Transmission Fluid Temperature Sensor

A (TFT) transmission fluid temperature sensor is one of several sensors providing input to the (TCM) transmission control module. It’s located in the valve body or oil pan of the transmission or transaxle. The TCM uses this sensor to monitor the temperature of the transmission fluid.

A schematic view of a NTC negative coefficient temperature sensor

Thermistors like the TFT change resistance as temperature changes. We know with ohms law that as resistance changes, the voltage signal changes as well. By increasing resistance, we lower the voltage signal sent to the TCM. Most transmission fluid temperature sensors are (NTC) or negative temperature coefficient. This means that the sensor’s resistance decreases as the fluid’s temperature increases. The opposite is true for a positive temperature coefficient sensor.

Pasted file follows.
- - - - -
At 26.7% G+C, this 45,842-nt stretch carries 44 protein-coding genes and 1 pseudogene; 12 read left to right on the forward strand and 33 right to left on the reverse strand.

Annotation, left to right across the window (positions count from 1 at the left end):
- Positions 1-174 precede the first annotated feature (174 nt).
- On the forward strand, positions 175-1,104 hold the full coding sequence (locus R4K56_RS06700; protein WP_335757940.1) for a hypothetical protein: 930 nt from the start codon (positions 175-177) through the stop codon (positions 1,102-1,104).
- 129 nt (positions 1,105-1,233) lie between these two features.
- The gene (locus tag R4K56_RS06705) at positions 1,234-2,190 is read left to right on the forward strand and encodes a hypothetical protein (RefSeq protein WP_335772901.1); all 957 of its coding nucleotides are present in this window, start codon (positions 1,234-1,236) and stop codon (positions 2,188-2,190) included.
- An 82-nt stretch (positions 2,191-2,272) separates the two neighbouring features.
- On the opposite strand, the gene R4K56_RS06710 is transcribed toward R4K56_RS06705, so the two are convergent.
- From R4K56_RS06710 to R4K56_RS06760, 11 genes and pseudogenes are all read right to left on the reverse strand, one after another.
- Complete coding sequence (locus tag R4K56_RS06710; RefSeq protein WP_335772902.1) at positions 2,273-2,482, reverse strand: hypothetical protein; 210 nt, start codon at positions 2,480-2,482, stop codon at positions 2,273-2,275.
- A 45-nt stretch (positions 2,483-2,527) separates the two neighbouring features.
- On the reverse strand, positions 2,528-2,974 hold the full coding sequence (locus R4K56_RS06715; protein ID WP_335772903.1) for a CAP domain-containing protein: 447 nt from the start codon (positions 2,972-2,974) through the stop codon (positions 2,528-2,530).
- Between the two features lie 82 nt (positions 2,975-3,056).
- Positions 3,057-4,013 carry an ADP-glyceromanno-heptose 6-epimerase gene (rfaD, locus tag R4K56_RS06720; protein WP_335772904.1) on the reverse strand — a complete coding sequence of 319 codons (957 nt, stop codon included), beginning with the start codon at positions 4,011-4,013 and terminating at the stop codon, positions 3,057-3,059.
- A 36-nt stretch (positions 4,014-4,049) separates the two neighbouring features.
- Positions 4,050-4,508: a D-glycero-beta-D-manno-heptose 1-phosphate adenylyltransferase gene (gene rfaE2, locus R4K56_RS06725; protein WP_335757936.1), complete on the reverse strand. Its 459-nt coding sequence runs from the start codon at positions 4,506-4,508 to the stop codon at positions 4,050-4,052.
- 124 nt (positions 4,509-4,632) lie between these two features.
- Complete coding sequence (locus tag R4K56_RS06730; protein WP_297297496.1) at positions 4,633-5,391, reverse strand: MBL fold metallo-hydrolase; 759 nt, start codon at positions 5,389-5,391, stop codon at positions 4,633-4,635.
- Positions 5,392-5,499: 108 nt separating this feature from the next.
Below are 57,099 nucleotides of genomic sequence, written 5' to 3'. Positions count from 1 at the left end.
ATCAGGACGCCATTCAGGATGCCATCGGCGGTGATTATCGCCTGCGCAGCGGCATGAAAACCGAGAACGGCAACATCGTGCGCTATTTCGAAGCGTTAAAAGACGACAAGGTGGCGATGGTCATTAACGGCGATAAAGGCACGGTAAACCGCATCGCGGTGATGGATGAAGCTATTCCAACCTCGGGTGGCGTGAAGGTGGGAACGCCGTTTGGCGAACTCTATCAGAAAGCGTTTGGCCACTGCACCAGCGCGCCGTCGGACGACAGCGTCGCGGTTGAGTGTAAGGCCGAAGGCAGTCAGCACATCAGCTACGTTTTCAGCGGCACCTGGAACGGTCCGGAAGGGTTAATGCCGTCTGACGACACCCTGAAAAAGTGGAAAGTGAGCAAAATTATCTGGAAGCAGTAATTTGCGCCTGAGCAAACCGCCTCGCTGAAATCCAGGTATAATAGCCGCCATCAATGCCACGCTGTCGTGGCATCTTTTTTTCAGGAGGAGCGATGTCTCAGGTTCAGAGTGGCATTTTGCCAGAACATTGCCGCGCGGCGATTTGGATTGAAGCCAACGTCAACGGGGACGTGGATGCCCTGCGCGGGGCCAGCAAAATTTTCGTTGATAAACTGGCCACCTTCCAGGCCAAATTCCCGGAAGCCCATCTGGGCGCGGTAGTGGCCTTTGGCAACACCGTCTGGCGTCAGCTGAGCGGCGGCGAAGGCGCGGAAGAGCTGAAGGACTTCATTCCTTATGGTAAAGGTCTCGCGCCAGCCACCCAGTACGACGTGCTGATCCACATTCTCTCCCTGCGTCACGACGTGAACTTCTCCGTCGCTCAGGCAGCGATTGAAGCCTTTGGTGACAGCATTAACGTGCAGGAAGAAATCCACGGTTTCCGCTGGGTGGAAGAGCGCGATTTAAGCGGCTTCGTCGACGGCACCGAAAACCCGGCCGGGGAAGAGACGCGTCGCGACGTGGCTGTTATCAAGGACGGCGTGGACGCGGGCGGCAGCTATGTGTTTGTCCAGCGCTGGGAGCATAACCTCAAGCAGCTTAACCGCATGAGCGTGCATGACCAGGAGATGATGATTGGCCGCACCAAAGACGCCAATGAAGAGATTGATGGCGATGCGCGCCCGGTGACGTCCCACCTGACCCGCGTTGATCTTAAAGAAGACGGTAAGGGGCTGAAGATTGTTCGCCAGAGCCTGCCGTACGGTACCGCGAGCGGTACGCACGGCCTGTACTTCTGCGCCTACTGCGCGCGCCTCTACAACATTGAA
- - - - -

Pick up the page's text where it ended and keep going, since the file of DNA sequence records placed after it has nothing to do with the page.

The TCM uses this input along with other sensor input to control transmission operations. When fluid temperature is cold, the TCM will delay (TCC) torque converter clutch engagement until the fluid reaches a certain temperature. The TCM will engage the TCC mechanically, connecting the input shaft to the engine in an attempt to cool the fluid if it gets too hot. If fluid temperature reaches a threshold set by the manufacturer; 300° F or so, the TCM will set a fault code and illuminate the MIL to inform the driver. A faulty TFT sensor will affect the torque converter and the transmission's line pressure.